Girl Scouts Are 20% More Likely to Become This

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According to The Girl Scout Research Institute, Girl Scouts are 20% more likely than other girls to want to be entrepreneurs in the future. Their experiences help them to think like entrepreneurs as they participate in Girl Scout activities that spark curiosity, confidence, and innovation. 

My personal and professional passion for supporting WBEs, Women Business Enterprises, made me want to dive into this deeper.  Which parts of the Girl Scout Law morph into character-building traits that eventually plant the seeds of entrepreneurship?  

“I will do my best to be honest and fair…”

Seeing that the most recent Gallup Poll ranks pharmacists as one of the most honest professions, I decided to ask Dixie Leikach, owner of YOUR Community Pharmacy, a group of independently owned pharmacies in Maryland, about her Girl Scout experience and path to being a female business owner.

When did you first know you wanted to be an entrepreneur?
I was in high school when I first had the thought of owning my own pharmacy. It was one of the goals I listed in my senior quote in my high school yearbook. I worked in the pharmacy business for a while, where the idea of owning a pharmacy myself slipped away. But, the inspiration came back. My husband and I opened our first pharmacy together in 1999.

What led you to start YOUR Community Pharmacy?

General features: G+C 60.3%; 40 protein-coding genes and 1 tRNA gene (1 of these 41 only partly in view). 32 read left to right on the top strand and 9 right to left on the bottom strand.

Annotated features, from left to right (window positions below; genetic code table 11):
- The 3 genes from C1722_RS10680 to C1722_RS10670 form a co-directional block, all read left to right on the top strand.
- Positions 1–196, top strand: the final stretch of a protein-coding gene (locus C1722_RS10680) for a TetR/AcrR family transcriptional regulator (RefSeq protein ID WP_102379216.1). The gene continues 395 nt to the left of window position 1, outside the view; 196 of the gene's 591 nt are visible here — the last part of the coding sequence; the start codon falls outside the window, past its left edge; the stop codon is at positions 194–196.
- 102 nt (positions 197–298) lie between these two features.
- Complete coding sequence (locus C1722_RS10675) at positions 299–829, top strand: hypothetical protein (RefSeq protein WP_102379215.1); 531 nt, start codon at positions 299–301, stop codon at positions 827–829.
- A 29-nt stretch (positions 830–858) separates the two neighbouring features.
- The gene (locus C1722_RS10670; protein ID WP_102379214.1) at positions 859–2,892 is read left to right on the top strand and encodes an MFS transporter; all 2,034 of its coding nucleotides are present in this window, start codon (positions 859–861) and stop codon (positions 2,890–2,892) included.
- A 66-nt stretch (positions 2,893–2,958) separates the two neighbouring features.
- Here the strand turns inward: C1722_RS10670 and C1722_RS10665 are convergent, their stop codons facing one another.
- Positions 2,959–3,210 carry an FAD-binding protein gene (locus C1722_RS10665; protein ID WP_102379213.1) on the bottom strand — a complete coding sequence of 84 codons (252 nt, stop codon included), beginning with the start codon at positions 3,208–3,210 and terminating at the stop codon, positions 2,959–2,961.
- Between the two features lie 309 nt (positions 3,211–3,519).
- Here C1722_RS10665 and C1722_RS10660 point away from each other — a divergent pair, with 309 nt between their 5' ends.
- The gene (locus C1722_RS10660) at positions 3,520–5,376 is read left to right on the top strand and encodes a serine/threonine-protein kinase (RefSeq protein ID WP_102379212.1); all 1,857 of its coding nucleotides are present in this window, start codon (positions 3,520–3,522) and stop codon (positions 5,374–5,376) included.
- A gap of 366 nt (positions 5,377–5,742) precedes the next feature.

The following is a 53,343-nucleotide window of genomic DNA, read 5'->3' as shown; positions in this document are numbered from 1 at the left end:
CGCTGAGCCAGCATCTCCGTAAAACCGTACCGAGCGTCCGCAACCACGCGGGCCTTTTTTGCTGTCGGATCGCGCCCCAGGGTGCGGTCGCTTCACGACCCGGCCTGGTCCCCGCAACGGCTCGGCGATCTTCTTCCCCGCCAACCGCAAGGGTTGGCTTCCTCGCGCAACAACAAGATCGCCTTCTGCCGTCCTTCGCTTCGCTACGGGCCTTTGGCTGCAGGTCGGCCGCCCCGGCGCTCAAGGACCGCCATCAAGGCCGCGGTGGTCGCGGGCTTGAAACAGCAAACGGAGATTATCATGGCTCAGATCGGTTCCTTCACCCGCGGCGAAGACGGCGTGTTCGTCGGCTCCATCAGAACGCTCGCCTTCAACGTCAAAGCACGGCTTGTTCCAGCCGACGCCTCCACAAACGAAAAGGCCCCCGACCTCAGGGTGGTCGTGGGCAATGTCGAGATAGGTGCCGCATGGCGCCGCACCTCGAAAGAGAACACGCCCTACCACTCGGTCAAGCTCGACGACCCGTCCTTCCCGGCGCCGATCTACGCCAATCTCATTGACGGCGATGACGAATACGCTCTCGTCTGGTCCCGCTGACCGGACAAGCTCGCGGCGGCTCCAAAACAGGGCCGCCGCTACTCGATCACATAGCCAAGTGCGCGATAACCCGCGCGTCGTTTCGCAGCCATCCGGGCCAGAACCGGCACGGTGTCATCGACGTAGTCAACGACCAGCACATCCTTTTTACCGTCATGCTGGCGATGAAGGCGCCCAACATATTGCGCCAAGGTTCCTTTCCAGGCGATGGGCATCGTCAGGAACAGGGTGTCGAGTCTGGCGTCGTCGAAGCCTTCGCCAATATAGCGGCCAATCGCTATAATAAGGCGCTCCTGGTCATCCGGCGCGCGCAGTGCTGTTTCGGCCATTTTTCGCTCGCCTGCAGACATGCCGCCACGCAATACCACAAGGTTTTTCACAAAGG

After graduating from pharmacy school, I decided that I wanted to be the one to chart the course of my career and determine how I was going to practice pharmacy. When an independent pharmacy in town went up for sale, we bought it. There was a lot of history to the particular location and building, as it had served the community for 40 years. Since then, we’ve added two other pharmacies into our portfolio.

Describe how "honesty" is an important trait/value in your business.
As a small-business owner, my personal and business life is intertwined as one. Honesty is one of the core ethical principles for pharmacists. Patients need to know they can count on their health care professionals to be honest with them. As an independent pharmacy owner, there is additional responsibility to be extra vigilant to operate our business and profession with honesty. This was one of the reasons I started PEER, a nonprofit dedicated to promoting ethics in pharmacy.

How did being a Girl Scout shape you as a female business owner?
Selling cookies definitely had an impact. That’s where I developed the skills that propelled me to be one of the Top 20 sales directors in Mary Kay. But looking back, in addition to my mom's personality and influence, my experiences with the Girl Scouts established the foundation of who I am today. My Girl Scout career badge actually was the catalyst for my decision to become a pharmacist. I learned how to set and reach a goal when I earned my Silver Star, during my junior year of high school. Girl Scouts is a big part of my story and I always mention it when I am asked why I decided to be a pharmacist.

Whether it’s prescription medications or over-the-counter products, YOUR Community Pharmacy is dedicated to providing customers with services that are customized to meet their needs. For more information, visit yourcommunitypharmacycom.


Tags: Girl Scout, Women in Business

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Written By

Kate Weaver

Her 2016 mission was to ONLY buy products & services from women-owned businesses. Today, she remains a Speaker, Writer & Passionate Buyer of all WO things. See Full Bio

CircleAround is owned by One GS Media, a subsidiary of Girl Scouts of the USA, and we make financial distributions to benefit the next generation of Girl Scouts. We strive to make the world a better place by supporting each other today and emboldening the women leaders of tomorrow.

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